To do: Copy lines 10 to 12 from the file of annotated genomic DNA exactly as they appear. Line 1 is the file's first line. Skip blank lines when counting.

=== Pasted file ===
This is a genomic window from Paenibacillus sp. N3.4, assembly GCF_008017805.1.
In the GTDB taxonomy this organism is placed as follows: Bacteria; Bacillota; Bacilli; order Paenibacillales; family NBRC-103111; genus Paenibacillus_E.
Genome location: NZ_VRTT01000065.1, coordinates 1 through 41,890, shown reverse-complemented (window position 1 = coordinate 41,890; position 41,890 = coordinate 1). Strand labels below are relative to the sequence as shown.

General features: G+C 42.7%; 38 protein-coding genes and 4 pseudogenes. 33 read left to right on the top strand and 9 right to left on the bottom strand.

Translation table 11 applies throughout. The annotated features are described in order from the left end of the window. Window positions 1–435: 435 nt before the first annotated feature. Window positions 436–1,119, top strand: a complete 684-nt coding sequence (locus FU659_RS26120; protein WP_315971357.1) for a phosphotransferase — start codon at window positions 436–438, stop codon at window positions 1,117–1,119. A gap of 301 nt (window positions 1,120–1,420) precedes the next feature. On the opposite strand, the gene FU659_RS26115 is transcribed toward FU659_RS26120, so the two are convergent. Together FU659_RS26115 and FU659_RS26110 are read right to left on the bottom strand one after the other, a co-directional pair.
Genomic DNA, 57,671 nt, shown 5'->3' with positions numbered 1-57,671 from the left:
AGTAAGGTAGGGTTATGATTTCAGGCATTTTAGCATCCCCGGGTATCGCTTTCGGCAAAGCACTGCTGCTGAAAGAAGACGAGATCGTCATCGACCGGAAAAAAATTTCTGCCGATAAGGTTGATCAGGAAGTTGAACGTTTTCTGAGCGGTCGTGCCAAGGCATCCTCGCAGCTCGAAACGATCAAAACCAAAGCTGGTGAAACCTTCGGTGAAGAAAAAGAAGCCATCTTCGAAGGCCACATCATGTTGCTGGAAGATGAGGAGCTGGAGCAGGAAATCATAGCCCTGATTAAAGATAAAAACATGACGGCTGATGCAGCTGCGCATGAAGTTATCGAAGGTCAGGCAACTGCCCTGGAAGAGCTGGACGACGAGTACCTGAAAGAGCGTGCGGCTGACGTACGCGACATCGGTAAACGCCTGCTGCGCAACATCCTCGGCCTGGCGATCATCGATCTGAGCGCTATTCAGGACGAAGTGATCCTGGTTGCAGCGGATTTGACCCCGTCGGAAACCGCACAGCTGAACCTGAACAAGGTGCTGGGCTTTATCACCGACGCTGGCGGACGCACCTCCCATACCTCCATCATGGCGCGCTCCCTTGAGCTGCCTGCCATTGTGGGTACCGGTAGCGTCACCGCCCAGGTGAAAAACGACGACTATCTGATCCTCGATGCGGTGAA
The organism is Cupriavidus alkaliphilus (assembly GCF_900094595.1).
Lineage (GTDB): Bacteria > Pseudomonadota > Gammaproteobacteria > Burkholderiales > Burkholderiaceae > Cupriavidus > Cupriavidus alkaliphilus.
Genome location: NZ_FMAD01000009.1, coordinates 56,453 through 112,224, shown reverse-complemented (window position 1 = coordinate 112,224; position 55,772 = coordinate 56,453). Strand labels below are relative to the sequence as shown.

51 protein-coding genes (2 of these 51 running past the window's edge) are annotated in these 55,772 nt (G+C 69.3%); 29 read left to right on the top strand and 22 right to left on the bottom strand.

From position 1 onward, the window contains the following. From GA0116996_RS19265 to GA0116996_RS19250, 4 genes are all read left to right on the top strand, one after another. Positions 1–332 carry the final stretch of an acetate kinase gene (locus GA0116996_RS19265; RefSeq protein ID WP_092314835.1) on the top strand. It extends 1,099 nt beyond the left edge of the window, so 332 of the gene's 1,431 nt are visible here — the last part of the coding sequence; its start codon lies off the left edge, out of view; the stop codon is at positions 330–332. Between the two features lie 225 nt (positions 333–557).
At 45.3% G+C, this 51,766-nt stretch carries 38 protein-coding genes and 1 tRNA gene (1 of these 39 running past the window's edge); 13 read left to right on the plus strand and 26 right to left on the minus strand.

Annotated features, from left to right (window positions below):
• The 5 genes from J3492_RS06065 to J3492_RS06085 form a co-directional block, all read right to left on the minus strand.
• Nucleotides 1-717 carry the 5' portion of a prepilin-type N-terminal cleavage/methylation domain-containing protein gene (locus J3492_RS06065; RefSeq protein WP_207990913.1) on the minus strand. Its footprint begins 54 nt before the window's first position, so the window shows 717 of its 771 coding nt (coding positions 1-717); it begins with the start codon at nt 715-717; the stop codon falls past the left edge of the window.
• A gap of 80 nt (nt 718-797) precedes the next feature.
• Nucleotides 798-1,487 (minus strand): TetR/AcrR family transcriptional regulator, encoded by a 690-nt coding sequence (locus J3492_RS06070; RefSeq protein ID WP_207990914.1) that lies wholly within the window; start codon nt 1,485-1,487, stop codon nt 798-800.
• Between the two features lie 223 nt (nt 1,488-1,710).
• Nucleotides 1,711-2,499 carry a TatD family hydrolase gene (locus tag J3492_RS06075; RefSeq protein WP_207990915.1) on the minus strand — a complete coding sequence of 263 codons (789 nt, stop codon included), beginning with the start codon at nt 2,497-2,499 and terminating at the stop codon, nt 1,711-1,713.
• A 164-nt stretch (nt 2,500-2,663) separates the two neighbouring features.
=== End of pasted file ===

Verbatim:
Genome location: NZ_FMAD01000009.1, coordinates 56,453 through 112,224, shown reverse-complemented (window position 1 = coordinate 112,224; position 55,772 = coordinate 56,453). Strand labels below are relative to the sequence as shown.

51 protein-coding genes (2 of these 51 running past the window's edge) are annotated in these 55,772 nt (G+C 69.3%); 29 read left to right on the top strand and 22 right to left on the bottom strand.

From position 1 onward, the window contains the following. From GA0116996_RS19265 to GA0116996_RS19250, 4 genes are all read left to right on the top strand, one after another. Positions 1–332 carry the final stretch of an acetate kinase gene (locus GA0116996_RS19265; RefSeq protein ID WP_092314835.1) on the top strand. It extends 1,099 nt beyond the left edge of the window, so 332 of the gene's 1,431 nt are visible here — the last part of the coding sequence; its start codon lies off the left edge, out of view; the stop codon is at positions 330–332. Between the two features lie 225 nt (positions 333–557).